The Strangest Pictures We Have Seen


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Scene Title The Strangest Pictures We Have Seen
Synopsis Other things continue happening on the other side of the world.
Date January 23, 2010

Berlin, Germany

He'd expected him to be drunk. He hadn't expected to find him pissing away euros at karaoke bar in Berlin.

Under any other circumstances, the man in the woolen greatcoat, leather gloves and the black cravat would not have set foot in Lützowplatz. The club's chartreuse green lights give his tall, lean figure a sickly cast and sap what little handsomeness he can still lay claim to, exaggerating his face's aquiline features and the sunken hollows where his eyes are set back his skull. None of the college students crowding around the tables that populate the floor pay him any mind as he weaves and winds between them, eventually arriving at the bar itself where he pulls out a seat at the end of the counter and turns his attention to the stage.

He hadn't expected to find him without a shirt either, come to think of it, but the longer the man in the woolen greatcoat speculates about the condition of his compatriot belting out Electric Light Orchestra lyrics into his microphone in a drunken slur, the less surprised he is.

The visions dancing in my mind

The early dawn, the shades of time

Twilight crawling through my windowpane

Am I awake or do I dream?

The strangest pictures I have seen

Night is day and twilight's gone away

His slacks are a little too low on his waist, giving his lean figure a lankier appearance than usual that borders on emaciated. Covered in a sheen of sweat and strips of gauze soaked through with the same, the singer's body — with its hard curves and feline musculature — acts as a magnet for the opposite sex. The man in the greatcoat suspects this is why he chose Lützowplatz. If there's one thing that he learned during the course of his career, it's that loneliness is one of the most powerful motivators on the planet; too often do people take extraordinary risks simply for the sake of human companionship and the sex that sometimes comes with it.

Twilight, I only meant to stay awhile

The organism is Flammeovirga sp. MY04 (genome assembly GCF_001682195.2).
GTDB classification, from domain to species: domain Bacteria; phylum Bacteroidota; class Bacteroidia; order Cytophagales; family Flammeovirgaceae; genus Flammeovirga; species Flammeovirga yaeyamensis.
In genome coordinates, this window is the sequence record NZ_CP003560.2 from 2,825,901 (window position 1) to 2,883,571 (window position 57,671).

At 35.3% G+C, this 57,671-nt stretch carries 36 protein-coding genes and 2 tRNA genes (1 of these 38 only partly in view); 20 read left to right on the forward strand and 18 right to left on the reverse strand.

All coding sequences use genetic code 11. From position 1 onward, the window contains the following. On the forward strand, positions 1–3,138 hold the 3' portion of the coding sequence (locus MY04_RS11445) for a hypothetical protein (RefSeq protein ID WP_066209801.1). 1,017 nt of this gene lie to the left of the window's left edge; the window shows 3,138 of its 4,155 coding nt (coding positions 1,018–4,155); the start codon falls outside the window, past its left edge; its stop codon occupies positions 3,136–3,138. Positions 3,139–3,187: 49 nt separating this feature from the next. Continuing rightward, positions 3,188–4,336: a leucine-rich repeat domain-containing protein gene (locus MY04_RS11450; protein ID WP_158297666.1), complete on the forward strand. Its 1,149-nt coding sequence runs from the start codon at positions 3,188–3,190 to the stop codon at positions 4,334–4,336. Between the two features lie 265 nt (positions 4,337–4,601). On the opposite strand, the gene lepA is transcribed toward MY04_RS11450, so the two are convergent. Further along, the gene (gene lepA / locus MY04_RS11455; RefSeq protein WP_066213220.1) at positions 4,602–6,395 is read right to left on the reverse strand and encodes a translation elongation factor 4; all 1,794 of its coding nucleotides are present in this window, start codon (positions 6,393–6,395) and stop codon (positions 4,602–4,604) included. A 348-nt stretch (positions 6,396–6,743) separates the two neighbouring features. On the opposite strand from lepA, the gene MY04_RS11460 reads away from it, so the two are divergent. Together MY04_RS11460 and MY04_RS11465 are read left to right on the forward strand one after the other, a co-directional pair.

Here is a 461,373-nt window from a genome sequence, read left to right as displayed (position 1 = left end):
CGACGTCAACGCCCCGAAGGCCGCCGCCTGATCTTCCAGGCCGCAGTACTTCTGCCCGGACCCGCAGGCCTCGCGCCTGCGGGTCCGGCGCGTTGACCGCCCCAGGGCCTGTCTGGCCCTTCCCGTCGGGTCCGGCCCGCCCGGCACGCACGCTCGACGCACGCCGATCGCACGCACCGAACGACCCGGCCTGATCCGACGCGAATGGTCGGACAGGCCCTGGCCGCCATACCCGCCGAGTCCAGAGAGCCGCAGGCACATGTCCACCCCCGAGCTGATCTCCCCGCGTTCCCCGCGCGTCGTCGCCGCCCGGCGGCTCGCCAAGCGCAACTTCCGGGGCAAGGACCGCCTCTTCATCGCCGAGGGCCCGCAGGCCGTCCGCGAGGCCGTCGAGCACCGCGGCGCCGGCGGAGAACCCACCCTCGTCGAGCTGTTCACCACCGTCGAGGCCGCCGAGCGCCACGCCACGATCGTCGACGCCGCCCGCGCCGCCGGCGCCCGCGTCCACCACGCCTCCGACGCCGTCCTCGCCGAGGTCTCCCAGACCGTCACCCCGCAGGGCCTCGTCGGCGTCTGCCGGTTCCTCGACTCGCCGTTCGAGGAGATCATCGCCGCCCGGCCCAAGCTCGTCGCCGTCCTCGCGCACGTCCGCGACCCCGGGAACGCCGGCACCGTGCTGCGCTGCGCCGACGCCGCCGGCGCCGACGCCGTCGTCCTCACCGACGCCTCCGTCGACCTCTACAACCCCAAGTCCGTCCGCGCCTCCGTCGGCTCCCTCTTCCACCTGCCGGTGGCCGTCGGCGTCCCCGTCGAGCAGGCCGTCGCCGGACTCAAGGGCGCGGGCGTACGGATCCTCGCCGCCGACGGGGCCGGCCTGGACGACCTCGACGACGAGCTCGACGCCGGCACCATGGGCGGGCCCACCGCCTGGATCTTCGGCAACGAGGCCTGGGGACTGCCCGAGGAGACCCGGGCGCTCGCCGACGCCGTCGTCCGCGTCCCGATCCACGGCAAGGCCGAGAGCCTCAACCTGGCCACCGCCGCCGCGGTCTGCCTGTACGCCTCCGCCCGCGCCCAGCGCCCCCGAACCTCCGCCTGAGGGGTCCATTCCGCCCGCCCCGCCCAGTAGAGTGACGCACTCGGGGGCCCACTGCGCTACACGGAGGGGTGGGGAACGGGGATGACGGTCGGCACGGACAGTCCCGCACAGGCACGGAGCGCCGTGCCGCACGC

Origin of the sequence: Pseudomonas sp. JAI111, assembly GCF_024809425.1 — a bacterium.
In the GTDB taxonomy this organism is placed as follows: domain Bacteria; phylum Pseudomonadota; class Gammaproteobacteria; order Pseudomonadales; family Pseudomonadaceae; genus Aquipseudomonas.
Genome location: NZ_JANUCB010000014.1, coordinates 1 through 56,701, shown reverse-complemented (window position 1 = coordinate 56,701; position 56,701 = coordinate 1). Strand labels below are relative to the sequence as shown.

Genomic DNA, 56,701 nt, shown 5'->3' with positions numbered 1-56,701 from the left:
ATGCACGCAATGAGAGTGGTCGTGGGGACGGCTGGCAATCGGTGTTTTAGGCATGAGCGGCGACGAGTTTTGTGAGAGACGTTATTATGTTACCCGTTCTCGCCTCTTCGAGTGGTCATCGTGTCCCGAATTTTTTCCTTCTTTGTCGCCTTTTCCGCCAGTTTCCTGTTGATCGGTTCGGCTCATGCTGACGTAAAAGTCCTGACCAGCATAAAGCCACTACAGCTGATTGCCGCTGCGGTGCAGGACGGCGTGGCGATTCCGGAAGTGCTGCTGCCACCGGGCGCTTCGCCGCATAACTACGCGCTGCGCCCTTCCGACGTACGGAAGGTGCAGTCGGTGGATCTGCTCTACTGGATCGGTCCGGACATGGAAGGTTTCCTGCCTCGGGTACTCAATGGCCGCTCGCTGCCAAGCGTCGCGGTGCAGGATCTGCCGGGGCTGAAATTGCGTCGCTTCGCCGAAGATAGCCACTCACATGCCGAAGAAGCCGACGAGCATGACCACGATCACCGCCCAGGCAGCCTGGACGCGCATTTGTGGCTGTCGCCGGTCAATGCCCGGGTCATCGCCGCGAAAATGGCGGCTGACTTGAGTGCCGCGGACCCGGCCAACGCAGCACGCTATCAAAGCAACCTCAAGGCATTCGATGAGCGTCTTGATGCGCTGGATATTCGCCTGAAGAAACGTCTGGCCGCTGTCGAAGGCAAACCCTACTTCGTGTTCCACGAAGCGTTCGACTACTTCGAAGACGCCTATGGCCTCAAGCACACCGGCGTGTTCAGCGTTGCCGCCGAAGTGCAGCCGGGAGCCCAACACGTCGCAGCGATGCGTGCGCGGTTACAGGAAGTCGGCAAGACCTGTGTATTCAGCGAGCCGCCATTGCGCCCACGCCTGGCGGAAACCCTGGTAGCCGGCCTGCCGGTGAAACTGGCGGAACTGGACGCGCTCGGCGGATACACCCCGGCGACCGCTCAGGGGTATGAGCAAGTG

Twilight, I gave you time to steal my mind

Away from me.

The bartender asks the man in the greatcoat if he would like something to drink. The man in the greatcoat replies, in perfectly accented English, that he'll take a gin and tonic on ice with a twist of lime. Onstage, the singer has yet to notice his presence at the bar — his attention is fixated on a shapely blonde with a buxom figure whose arm is looped around his waist. When he leans down and kisses her on the mouth, he does not pause and instead murmurs lyrics thickly against her lips. The words are all wrong, and the man in the greatcoat does not need to be reading the screen projected behind the couple to know. English is not the singer's first language, and even if it was, he doubts that he would would be having better luck.

If it weren't for the pretty young thing trying to slide her hand down the front his pants, he wouldn't even be standing.

You brought me here, but can you take me back again?

With your head held high and your scarlet lies

You came down to me from the open skies—

The boom of the microphone hitting the stage explodes through Lützowplatz. Feedback blasts tinny and shrill from the speakers mounted on the club's walls, and although dozens of hands are flying to cover just as many ears, no one is as disturbed as the singer whose leg is now entangled in the microphone's thick black cord. He's spotted the man in the greatcoat, gin and tonic cradled in the seat of his gloved palm, which he raises to his compatriot on the stage in a silent toast.

He sprains his left wrist rolling off the stage and kicks the blonde square in the teeth with the heel of his boot in an attempt to disengage from her like a cat twisting away from a bath of cold water. She screams, but the only person in Lützowplatz who cares is the bartender, who's coming after the singer with a broom and a maelstrom of German epiphets. He doesn't have to chase him far. The emergency fire escape at the bottom of the stage's steps provides the singer with the quick exeunt he's looking for, even as he shouts something about being chased by a volk.

Drinking from his glass, lime tart on his lips, the man in the greatcoat lets him go. He'll find him hiding in a motel room several hours later and will summarily put his head through the flimsy bathroom door before pushing it under several inches of cold water with the intention of either killing him or sobering him up.

It will not particularly matter which.

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